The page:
The Court of Appeal has given a significant judgment on the scope of an English jurisdiction clause, including whether that clause covered an English law breach of statutory claim under Article 101 TFEU against a member of an Italian jet fuel cartel.
The underlying claim was brought by Ryanair, the well-known Irish airline, against Esso Italiana (“Esso”), part of the ExxonMobil group. The Italian Competition Authority had found that Esso and certain other oil companies selling jet fuel at various Italian airports had engaged in information sharing agreements in breach of Article 101 TFEU, with an inflationary effect on prices. Ryanair claim was based on both (a) a breach of a provision in its contract with Esso for the supply of jet fuel, and (b) a breach of statutory duty, which included a claim that Esso should be held jointly and severally liable for all the losses resulting from the cartel. Ryanair alleged that because its contractual claim was subject to the jurisdiction of the English courts, the same must apply to its breach of statutory claim. At first instance, Eder J ( EWHC 200 (Comm)) agreed.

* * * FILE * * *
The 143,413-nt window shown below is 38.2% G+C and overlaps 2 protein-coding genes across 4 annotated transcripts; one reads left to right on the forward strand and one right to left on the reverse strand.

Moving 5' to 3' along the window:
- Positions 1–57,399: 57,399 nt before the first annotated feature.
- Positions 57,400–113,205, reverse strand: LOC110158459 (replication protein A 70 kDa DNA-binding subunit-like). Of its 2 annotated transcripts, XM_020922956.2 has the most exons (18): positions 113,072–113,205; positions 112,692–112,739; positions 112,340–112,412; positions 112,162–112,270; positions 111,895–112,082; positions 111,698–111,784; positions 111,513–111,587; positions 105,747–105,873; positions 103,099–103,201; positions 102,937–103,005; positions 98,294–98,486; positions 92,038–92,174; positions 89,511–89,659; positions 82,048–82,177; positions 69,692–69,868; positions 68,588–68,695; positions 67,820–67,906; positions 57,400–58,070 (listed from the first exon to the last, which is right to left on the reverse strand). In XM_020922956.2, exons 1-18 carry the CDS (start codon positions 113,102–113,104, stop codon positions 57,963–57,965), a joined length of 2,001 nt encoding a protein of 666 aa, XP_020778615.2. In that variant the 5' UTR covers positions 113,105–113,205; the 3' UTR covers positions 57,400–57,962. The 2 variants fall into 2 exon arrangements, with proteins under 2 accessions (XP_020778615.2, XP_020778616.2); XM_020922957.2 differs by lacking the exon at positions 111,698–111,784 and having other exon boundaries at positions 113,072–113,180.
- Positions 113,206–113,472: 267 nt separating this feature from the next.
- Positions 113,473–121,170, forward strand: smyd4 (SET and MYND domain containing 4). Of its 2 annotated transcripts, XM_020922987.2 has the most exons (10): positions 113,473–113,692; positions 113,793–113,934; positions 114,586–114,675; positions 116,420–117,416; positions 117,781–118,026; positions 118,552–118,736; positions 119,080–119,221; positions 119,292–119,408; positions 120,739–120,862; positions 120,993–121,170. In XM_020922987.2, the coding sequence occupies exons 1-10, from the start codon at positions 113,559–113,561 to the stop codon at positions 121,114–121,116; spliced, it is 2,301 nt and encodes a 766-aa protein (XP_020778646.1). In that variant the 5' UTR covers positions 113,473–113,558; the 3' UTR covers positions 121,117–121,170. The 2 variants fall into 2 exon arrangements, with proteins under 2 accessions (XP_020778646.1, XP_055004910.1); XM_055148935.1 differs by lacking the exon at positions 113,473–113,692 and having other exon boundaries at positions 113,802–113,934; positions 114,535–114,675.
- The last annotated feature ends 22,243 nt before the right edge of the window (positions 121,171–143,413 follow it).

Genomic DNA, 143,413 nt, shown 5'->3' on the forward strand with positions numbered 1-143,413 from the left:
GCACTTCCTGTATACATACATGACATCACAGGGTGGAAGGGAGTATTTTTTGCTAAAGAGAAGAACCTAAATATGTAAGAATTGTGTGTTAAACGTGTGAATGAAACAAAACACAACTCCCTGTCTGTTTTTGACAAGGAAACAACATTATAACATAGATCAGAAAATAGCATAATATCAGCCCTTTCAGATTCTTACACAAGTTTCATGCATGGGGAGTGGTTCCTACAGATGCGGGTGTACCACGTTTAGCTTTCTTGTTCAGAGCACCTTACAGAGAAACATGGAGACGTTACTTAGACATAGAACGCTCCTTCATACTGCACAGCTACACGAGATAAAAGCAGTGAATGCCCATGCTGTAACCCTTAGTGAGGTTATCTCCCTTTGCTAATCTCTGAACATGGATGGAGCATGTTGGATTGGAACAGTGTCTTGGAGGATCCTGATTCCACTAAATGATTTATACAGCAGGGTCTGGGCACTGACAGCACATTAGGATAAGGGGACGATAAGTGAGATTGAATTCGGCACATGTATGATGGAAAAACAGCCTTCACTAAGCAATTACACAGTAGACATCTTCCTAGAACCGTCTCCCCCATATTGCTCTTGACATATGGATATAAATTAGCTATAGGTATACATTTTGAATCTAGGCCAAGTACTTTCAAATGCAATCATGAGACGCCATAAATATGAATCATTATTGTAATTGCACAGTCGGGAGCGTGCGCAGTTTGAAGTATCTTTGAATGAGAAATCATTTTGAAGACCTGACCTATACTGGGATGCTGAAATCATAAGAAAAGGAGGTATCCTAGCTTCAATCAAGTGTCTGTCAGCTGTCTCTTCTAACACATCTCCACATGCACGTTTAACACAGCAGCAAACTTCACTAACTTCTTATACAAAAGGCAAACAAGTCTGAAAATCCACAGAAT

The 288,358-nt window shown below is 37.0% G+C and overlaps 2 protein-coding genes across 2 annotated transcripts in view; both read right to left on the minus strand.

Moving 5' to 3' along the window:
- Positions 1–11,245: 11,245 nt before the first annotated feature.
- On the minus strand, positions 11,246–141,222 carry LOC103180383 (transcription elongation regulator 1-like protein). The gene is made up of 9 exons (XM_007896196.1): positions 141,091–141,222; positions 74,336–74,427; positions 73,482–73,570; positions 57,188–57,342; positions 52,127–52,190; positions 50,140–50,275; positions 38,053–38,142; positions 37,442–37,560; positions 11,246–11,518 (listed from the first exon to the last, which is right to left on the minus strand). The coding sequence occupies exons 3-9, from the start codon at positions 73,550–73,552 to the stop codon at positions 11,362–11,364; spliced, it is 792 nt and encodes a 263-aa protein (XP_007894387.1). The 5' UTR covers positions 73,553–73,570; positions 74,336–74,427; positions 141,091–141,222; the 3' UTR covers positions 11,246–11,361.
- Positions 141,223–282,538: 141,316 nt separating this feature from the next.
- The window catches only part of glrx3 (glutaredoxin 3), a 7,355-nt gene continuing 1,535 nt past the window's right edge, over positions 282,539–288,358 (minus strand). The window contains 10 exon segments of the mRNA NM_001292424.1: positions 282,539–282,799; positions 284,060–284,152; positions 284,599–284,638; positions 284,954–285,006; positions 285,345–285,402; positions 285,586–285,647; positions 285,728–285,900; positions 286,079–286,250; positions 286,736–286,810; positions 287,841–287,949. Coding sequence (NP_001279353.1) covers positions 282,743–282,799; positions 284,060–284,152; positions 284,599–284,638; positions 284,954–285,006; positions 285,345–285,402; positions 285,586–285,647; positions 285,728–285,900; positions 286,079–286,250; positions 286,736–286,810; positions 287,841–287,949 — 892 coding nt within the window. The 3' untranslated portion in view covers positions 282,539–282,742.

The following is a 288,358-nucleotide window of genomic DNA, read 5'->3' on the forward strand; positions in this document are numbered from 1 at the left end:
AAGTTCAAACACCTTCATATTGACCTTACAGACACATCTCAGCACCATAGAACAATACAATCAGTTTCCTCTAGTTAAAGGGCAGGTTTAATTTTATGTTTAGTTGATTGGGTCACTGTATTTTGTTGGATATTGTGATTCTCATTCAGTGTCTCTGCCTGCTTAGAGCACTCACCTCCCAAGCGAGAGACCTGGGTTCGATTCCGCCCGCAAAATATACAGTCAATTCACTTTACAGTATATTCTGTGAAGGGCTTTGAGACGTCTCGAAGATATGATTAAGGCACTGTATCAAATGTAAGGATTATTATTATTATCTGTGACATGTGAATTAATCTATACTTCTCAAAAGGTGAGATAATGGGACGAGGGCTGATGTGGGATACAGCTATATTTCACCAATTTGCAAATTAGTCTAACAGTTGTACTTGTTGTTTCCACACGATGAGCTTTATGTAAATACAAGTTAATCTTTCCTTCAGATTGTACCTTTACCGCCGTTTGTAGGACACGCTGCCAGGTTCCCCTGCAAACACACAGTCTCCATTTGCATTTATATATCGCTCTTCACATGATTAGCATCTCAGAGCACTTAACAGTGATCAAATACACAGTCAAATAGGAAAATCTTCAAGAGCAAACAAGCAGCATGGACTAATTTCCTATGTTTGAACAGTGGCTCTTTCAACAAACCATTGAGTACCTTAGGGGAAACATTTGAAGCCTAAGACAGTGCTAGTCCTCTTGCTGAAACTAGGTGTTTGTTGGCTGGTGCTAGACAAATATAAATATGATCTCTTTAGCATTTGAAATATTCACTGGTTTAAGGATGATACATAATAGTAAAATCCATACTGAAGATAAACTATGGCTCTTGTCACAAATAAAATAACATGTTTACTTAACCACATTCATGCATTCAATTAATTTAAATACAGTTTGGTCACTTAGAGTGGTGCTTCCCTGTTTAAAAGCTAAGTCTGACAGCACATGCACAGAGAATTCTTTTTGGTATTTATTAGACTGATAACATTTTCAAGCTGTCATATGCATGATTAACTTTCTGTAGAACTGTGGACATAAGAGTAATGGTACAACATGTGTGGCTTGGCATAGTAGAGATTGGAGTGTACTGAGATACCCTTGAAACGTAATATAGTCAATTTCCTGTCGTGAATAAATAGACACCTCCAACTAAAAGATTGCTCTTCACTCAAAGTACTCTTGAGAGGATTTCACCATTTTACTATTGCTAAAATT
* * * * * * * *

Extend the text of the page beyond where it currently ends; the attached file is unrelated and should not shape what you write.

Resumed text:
In allowing Esso’s appeal, the Court of Appeal held that, on its proper construction, the contractual clause on which Ryanair relied for its breach of contract claim did not, in fact, cover a claim in respect of losses suffered as a result of Esso’s involvement in the cartel in breach of Article 101 TFEU. In those circumstances, the submission by Ryanair which had found favour with Eder J – that a rational businessman would have intended the English jurisdiction clause to cover both its breach of contract claim and its breach of statutory duty claim – simply fell away, since it critically depended on the fact that Ryanair actually had a contractual claim within the scope of the English jurisdiction clause in its agreement with Esso. In addition, however, the Court of Appeal considered the broader question of whether an English jurisdiction clause expressed as covering “disputes under this Agreement” could extend to a breach of statutory duty claim for damages suffered at the hands of an Italian cartel in relation to the sale of fuel at Italian airports. In a judgment with which the other members of the Court of Appeal agreed, saw nothing in cases (such as The Fiona Trust) on the presumption of “one stop adjudication” to suggest that a pure breach of statutory duty claim against a member of an Italian cartel should fall within the jurisdiction provisions of an English law contract, irrespective of the availability (or otherwise) of any parallel contractual claim governed by English law. The decision therefore suggests that English courts may be slow to accept jurisdiction over cartel damages claims based on Article 101 TFEU when the cartel in question is more obviously connected with another EU Member State.
Daniel Beard QC acted for the successful appellant.
Michael Armitage wrote the following case note on Ryanair v Esso